It is unclear if the Tundra will retain its smooth 5.7-litre V8 engine as an option on some lower models, but we hope so. The engine is buttery smooth. We can confirm that the new Tundra will utilise the same engine as the new Land Cruiser: a 3.5-liter twin-turbo V6 with 409 horsepower and 479 lb-ft of torque. The engine gets multi-port direct injection, which may result in significantly increased fuel economy.
While the Land Cruiser has a 3.3-liter twin-turbo V6 diesel option, it is very doubtful that it will be available in North America, despite the fact that Ford, GM, and Ram all offer diesel engines as an option. We can hope that the Tundra will follow suit. The Toyota diesel engine generates 516 lb-ft of torque. Insert a cheerful expression here. A hybrid Tundra unit is also in the works.
Other important elements from the new Land Cruiser are anticipated to be carried over to the Tundra, such as a direct-shift, 10-speed automatic gearbox with fewer gear steps and broader gear ratios. This could also help with highway fuel economy, but the current Tundra can reach 12 to 13 L/100 km at highway speeds of 100 km/h. A new “multi terrain select” mode enables drivers to pick modes that fit the road conditions with the turn of a knob, giving options for dirt, sand, mud, deep snow, rock, and auto.
Off-road performance should improve with electronic traction control systems and locking or limited slip rear differentials. We believe the new Tundra will maintain its excellent hydraulic power steering system while adding an electronic steering actuator to allow lane-assist and less kickback.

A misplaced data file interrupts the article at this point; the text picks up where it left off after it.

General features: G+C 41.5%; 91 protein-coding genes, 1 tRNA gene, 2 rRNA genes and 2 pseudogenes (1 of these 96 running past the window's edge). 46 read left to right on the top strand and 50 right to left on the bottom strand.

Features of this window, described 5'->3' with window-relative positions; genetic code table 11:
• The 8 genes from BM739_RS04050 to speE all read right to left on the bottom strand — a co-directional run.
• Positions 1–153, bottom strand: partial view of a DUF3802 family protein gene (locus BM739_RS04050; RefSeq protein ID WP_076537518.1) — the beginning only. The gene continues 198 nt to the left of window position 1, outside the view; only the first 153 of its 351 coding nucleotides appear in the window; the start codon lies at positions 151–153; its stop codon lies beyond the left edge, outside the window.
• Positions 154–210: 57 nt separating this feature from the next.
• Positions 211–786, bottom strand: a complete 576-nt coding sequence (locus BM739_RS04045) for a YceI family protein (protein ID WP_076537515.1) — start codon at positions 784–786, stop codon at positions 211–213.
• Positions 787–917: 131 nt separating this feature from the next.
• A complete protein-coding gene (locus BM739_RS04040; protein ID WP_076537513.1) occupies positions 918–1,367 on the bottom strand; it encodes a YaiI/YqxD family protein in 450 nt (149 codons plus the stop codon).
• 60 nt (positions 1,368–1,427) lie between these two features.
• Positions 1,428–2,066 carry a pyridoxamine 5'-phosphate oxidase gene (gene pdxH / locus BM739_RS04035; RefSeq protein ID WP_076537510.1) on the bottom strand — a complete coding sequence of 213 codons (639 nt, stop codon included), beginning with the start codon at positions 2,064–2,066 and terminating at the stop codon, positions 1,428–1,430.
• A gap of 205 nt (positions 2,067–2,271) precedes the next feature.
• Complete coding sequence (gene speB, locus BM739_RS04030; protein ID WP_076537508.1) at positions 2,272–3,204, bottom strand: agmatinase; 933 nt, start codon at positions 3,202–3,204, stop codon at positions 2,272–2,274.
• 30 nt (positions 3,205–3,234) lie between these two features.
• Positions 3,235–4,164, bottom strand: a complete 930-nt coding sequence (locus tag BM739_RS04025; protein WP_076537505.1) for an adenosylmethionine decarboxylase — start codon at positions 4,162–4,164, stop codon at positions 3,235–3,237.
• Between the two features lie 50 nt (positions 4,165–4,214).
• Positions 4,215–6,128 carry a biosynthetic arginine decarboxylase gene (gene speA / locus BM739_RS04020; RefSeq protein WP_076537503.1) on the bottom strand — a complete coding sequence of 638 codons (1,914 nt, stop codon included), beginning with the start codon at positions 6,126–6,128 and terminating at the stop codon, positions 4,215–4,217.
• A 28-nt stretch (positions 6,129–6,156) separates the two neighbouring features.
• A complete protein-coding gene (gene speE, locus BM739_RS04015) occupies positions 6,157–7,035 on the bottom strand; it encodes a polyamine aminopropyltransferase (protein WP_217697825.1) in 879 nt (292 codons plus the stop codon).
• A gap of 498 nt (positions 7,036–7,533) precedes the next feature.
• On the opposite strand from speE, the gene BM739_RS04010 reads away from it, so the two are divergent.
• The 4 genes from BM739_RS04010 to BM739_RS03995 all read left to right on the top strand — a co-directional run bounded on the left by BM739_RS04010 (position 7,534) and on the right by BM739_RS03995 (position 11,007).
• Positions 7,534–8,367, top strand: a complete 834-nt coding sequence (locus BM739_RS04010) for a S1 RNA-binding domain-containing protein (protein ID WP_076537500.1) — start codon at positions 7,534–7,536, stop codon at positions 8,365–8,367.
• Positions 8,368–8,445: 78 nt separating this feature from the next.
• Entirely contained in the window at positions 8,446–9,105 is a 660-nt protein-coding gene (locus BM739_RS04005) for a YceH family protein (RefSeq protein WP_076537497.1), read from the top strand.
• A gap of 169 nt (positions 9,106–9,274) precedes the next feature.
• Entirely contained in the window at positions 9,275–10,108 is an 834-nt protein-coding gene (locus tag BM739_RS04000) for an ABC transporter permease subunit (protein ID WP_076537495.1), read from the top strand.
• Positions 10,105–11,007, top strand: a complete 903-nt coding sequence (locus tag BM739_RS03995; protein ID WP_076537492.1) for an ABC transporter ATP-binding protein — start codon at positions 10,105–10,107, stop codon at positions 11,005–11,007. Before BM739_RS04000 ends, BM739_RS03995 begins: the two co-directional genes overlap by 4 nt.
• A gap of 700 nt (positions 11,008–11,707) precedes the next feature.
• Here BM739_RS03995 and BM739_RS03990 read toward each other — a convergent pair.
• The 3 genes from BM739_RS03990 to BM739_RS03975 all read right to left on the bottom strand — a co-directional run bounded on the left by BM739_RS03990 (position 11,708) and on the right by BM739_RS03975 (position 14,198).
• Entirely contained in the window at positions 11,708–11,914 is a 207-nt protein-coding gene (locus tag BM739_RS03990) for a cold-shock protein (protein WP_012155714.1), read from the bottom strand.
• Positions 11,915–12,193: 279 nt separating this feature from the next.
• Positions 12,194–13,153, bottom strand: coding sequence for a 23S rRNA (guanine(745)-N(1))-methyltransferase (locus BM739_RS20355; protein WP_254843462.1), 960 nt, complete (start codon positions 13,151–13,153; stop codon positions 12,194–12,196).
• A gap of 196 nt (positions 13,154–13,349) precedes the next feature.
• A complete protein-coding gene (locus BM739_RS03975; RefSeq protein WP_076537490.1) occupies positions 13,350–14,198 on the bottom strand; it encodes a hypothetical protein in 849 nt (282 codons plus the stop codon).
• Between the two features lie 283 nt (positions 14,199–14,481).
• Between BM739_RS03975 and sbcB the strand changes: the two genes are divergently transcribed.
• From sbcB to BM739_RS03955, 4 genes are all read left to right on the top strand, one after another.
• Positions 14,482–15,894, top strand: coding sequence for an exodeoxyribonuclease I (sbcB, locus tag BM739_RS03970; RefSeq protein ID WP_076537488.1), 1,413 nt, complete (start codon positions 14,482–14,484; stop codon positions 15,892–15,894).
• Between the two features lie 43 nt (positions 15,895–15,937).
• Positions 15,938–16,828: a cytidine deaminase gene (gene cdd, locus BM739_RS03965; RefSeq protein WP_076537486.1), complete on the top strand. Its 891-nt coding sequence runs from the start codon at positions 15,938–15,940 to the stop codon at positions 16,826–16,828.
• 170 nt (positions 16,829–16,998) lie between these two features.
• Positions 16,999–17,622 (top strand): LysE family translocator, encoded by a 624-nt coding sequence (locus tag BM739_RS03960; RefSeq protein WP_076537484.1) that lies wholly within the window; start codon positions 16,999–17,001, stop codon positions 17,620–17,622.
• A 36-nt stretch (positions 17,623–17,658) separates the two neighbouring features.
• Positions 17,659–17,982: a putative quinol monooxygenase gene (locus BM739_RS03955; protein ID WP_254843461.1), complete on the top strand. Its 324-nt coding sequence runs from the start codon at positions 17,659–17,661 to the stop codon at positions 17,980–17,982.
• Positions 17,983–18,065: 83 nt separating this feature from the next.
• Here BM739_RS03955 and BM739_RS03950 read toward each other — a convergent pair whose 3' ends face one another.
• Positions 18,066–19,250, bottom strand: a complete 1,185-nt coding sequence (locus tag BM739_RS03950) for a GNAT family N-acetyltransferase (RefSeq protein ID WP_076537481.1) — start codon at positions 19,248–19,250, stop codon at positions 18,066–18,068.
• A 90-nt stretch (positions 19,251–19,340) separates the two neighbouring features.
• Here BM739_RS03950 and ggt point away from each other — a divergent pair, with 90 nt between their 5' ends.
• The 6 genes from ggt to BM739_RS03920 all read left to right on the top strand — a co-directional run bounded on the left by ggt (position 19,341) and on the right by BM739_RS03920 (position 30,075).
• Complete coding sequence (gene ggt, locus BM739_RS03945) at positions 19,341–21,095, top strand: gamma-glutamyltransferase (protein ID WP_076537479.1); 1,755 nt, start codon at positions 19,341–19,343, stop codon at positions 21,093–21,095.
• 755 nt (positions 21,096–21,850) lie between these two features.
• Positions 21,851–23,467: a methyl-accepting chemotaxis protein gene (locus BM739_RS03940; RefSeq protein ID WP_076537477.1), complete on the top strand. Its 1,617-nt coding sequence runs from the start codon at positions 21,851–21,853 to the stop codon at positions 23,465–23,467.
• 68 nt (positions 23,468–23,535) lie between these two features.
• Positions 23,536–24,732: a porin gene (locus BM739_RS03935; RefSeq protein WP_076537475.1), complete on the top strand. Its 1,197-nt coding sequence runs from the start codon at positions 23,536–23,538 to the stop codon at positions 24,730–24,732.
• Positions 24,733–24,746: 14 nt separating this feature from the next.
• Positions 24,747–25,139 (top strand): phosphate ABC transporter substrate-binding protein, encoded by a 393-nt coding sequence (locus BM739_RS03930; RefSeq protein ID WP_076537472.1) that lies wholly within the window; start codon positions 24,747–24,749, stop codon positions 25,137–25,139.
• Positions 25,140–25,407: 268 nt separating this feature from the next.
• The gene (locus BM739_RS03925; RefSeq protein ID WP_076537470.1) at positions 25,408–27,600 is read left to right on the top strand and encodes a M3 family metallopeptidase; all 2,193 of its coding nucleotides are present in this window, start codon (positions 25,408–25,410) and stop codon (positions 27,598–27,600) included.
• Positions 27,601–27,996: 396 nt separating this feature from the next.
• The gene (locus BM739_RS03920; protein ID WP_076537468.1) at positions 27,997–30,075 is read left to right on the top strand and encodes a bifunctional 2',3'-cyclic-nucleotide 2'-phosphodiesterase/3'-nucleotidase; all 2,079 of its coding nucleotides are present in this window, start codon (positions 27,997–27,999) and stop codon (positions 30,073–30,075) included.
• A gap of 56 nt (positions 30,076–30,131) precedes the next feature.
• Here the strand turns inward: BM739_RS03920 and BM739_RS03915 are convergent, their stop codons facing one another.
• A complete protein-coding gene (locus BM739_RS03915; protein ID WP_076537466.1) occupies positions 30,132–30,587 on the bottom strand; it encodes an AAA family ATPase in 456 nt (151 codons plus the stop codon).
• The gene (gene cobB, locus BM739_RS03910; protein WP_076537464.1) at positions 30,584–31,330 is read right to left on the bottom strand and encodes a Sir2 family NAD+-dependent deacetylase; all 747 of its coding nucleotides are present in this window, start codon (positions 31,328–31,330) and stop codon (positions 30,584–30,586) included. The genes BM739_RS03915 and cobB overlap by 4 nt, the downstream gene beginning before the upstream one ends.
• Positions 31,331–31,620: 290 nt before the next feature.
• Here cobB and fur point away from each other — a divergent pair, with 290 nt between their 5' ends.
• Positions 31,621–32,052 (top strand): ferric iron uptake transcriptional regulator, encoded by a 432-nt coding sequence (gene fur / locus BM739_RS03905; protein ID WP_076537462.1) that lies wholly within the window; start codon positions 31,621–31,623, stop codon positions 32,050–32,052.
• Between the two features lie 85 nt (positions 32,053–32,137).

The exterior, of course, has been changed in accordance with the few official pictures that have been published, while images for additional trims are still pending. However, it seems that for the first time, a 6′-5” box will be available on the Crewmax (four-door) – a long-standing source of dissatisfaction among those who need a larger box than the present 5′-7” but still desire the advantages of the Crewmax’s real estate. Have you ever tried transporting an ATV or a snowmobile in a shortbox? We hope not.
Previously, the only way to obtain a true 6′-5″ box was with a double cab. An 8′-1″ box was also available. LED bed illumination and a novel cargo tie-down system are also rumoured for the new truck. We’re mainly looking for an easy step to get in and out of the bed that could use a lot more anchor points.
Expect substantial advancements in the inside, with instruments becoming entirely digital while retaining redundant knobs and switchgear. The popular power-folding rear window will continue, boosted by a larger, panoramic sunroof, but we hope we won’t have to choose the large sunroof to get the folding back window. Let’s hope internal storage options improve significantly, since they are currently lacking on the Crewmax.
The new Land Cruiser gets a 12.3-inch info panel, so top-tier Tundras should receive the same, while lower trims will get a smaller, 10-inch display that improves on the current eight. Safety will certainly be improved, with most of it being standard equipment.
Regardless of all the additional improvements, the one thing we hope remains in the new truck is what has made it so durable over the years: Tundras seldom break down or wear out early. Unlike our eagerness for a new one.